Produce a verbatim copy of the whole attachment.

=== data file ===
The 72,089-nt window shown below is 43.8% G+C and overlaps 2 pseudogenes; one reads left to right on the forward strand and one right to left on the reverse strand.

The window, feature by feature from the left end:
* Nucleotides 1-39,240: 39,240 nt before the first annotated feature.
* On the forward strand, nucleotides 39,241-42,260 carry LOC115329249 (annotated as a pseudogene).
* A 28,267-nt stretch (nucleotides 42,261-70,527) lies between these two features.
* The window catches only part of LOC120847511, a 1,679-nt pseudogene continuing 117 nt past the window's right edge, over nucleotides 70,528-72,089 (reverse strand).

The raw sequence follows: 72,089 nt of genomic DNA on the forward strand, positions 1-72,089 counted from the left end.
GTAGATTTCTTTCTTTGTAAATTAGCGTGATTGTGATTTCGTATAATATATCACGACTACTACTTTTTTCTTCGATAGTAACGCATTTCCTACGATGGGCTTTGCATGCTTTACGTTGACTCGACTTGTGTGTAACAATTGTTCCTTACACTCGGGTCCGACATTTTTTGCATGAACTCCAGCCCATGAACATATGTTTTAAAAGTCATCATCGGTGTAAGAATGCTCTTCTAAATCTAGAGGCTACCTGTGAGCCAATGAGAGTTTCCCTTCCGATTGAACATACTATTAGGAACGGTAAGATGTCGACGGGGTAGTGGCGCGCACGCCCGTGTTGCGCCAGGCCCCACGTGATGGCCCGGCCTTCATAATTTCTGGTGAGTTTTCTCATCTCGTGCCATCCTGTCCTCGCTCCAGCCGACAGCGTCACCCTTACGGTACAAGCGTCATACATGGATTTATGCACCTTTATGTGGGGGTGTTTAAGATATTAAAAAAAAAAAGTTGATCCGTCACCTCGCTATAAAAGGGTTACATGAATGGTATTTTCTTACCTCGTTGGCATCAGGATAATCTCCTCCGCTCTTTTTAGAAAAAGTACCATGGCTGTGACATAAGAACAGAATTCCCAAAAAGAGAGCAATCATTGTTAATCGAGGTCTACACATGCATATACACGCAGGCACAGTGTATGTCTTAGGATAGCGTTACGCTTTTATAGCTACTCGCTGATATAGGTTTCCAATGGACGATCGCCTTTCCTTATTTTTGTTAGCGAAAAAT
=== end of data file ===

The 72,089-nt window shown below is 43.8% G+C and overlaps 2 pseudogenes; one reads left to right on the forward strand and one right to left on the reverse strand.

The window, feature by feature from the left end:
* Nucleotides 1-39,240: 39,240 nt before the first annotated feature.
* On the forward strand, nucleotides 39,241-42,260 carry LOC115329249 (annotated as a pseudogene).
* A 28,267-nt stretch (nucleotides 42,261-70,527) lies between these two features.
* The window catches only part of LOC120847511, a 1,679-nt pseudogene continuing 117 nt past the window's right edge, over nucleotides 70,528-72,089 (reverse strand).

The raw sequence follows: 72,089 nt of genomic DNA on the forward strand, positions 1-72,089 counted from the left end.
GTAGATTTCTTTCTTTGTAAATTAGCGTGATTGTGATTTCGTATAATATATCACGACTACTACTTTTTTCTTCGATAGTAACGCATTTCCTACGATGGGCTTTGCATGCTTTACGTTGACTCGACTTGTGTGTAACAATTGTTCCTTACACTCGGGTCCGACATTTTTTGCATGAACTCCAGCCCATGAACATATGTTTTAAAAGTCATCATCGGTGTAAGAATGCTCTTCTAAATCTAGAGGCTACCTGTGAGCCAATGAGAGTTTCCCTTCCGATTGAACATACTATTAGGAACGGTAAGATGTCGACGGGGTAGTGGCGCGCACGCCCGTGTTGCGCCAGGCCCCACGTGATGGCCCGGCCTTCATAATTTCTGGTGAGTTTTCTCATCTCGTGCCATCCTGTCCTCGCTCCAGCCGACAGCGTCACCCTTACGGTACAAGCGTCATACATGGATTTATGCACCTTTATGTGGGGGTGTTTAAGATATTAAAAAAAAAAAGTTGATCCGTCACCTCGCTATAAAAGGGTTACATGAATGGTATTTTCTTACCTCGTTGGCATCAGGATAATCTCCTCCGCTCTTTTTAGAAAAAGTACCATGGCTGTGACATAAGAACAGAATTCCCAAAAAGAGAGCAATCATTGTTAATCGAGGTCTACACATGCATATACACGCAGGCACAGTGTATGTCTTAGGATAGCGTTACGCTTTTATAGCTACTCGCTGATATAGGTTTCCAATGGACGATCGCCTTTCCTTATTTTTGTTAGCGAAAAAT